Matt Muckleroy | May 24, 2015 | 06:36
Channeled by Ann Albers
Channeled by Ann Albers
Why Did Our Ancestors Inter This Ancient Massive Architectural Wonder?
Located at the highest point of the Germus range in the southeastern Anatolia region of Turkey is the mysterious site of Göbekli Tepe. Excavations at Göbekli Tepe commenced in 1995 after German archaeologist Klaus Schmidt realized what was thought to be a Byzantine cemetery was actually a prehistoric site. Schmidt quickly unearthed a number of T-shaped pillars, which set the archeological world ablaze. It was not only the discovery of this ancient massive and magnificent location but also what researchers determined to be the period of its construction. Samples taken placed the earliest parts of the edifice during the Pre-Pottery Neolithic A Period some 12,000 years ago.
Excavations and geomagnetic results of this mountain top complex have revealed at least 20 circular structures. The enclosures all appear to have similar design elements. In the center of each circle stand two monumental t-shaped pillars. They are surrounded by a series of smaller t-shaped limestone pillars that radiate out from the center of each circular chamber and stand against or near a low retaining wall, made up of unworked hewn stones. The pillars vary in height from 3 to 6 meters and weigh between 40 to 60 tons. Many of them are decorated with pictograms and carvings of animals including lions, bulls, boars, foxes, gazelles, donkeys, snakes, insects, and birds. Included among these carvings are several in which anthropomorphic human figures are depicted. The floors of these enclosures are terrazzo, a mixture of burnt lime and clay that is polished.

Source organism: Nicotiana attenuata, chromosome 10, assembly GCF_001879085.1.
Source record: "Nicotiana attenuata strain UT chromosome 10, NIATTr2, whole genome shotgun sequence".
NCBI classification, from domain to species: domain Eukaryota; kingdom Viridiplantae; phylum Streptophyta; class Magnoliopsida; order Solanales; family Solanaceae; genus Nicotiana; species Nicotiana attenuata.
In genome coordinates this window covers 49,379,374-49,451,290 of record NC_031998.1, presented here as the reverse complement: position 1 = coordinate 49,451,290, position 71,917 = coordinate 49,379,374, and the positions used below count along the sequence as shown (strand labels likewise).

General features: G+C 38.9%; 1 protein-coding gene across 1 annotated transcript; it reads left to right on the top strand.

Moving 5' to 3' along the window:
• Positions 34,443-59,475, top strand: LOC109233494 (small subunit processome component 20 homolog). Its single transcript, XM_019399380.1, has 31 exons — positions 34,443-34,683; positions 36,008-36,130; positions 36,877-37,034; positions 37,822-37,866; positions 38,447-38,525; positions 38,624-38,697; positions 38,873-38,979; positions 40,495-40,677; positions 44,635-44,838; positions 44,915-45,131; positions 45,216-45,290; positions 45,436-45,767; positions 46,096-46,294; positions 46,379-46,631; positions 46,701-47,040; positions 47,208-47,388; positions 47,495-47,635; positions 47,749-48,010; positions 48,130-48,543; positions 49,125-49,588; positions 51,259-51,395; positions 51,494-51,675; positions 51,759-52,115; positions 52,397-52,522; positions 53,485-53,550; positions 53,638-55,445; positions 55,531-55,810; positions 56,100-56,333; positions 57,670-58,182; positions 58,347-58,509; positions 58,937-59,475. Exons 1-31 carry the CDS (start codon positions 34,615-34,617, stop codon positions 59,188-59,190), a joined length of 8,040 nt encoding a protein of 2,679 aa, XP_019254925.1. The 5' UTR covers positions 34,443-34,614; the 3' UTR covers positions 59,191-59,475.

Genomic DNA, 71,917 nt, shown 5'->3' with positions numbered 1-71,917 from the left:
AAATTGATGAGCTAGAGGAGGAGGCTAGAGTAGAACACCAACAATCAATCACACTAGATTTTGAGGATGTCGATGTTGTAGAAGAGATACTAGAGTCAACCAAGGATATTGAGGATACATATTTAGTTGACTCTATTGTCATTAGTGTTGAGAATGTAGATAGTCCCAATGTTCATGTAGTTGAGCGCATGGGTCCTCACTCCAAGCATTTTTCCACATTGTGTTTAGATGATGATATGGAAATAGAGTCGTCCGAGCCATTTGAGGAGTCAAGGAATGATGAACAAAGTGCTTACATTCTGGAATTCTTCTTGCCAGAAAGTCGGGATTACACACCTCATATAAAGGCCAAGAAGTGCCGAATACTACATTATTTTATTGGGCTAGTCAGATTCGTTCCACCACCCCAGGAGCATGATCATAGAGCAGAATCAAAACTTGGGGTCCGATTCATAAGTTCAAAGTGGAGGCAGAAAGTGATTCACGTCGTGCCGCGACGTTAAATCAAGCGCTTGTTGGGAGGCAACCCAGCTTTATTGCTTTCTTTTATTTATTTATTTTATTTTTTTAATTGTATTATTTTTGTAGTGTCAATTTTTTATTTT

The discovery of Göbekli Tepe perplexed archaeologists. How could a group of hunter/gatherers construct such a complex monument? Smaller structures that demonstrated an advancing progression toward this overwhelming achievement are absent from the archeological record. What also confounds them is the realization that the most complex, ornate portions of this unique site are the oldest. Sections that date to later periods of construction show a significant deterioration to the quality of design and artisanship when compared to earlier portions.
Investigations into Göbekli Tepe have primarily focused on why the complex was initially constructed. Was it a ritualistic center? An astronomical observatory? Or something more? They yearn to explain how our ancestors were able to accomplish such a grandiose feat of architecture and engineering. They seek to reveal the secrets held in the mysterious carving found on the upright pillars. The answers, like all that has been found at this unique location, have been obscure.
The riddle that surrounds Göbekli Tepe does not end there. Around 8,000 BCE Göbekli Tepe was intentionally buried. Why would our forefathers, after creating such an elaborate complex, decide to backfill it? The reason eludes investigators. Some believe it was covered to preserve it for future generations. Others contend that an outside group with a different belief system invaded the region. This new group hid the site to facilitate the purging of old religious beliefs.